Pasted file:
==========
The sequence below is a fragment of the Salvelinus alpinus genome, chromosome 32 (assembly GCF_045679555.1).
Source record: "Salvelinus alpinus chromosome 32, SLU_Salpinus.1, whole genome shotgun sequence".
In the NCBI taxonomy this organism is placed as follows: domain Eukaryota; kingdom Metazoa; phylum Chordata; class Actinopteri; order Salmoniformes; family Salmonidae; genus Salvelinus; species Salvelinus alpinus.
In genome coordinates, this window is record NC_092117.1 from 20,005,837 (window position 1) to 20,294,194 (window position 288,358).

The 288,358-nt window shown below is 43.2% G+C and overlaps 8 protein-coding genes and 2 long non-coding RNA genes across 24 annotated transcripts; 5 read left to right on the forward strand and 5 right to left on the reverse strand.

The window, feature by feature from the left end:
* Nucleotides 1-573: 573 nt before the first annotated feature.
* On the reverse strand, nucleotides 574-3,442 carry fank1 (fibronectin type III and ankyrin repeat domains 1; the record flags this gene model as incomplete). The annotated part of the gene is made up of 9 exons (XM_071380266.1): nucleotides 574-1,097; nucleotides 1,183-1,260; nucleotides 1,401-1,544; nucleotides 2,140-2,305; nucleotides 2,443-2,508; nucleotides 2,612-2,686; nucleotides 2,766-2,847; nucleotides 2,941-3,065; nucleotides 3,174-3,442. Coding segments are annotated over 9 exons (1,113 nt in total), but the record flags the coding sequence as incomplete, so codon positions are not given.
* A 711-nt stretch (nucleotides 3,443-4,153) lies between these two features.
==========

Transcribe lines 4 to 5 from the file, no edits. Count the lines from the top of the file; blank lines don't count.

In genome coordinates, this window is record NC_092117.1 from 20,005,837 (window position 1) to 20,294,194 (window position 288,358).

The 288,358-nt window shown below is 43.2% G+C and overlaps 8 protein-coding genes and 2 long non-coding RNA genes across 24 annotated transcripts; 5 read left to right on the forward strand and 5 right to left on the reverse strand.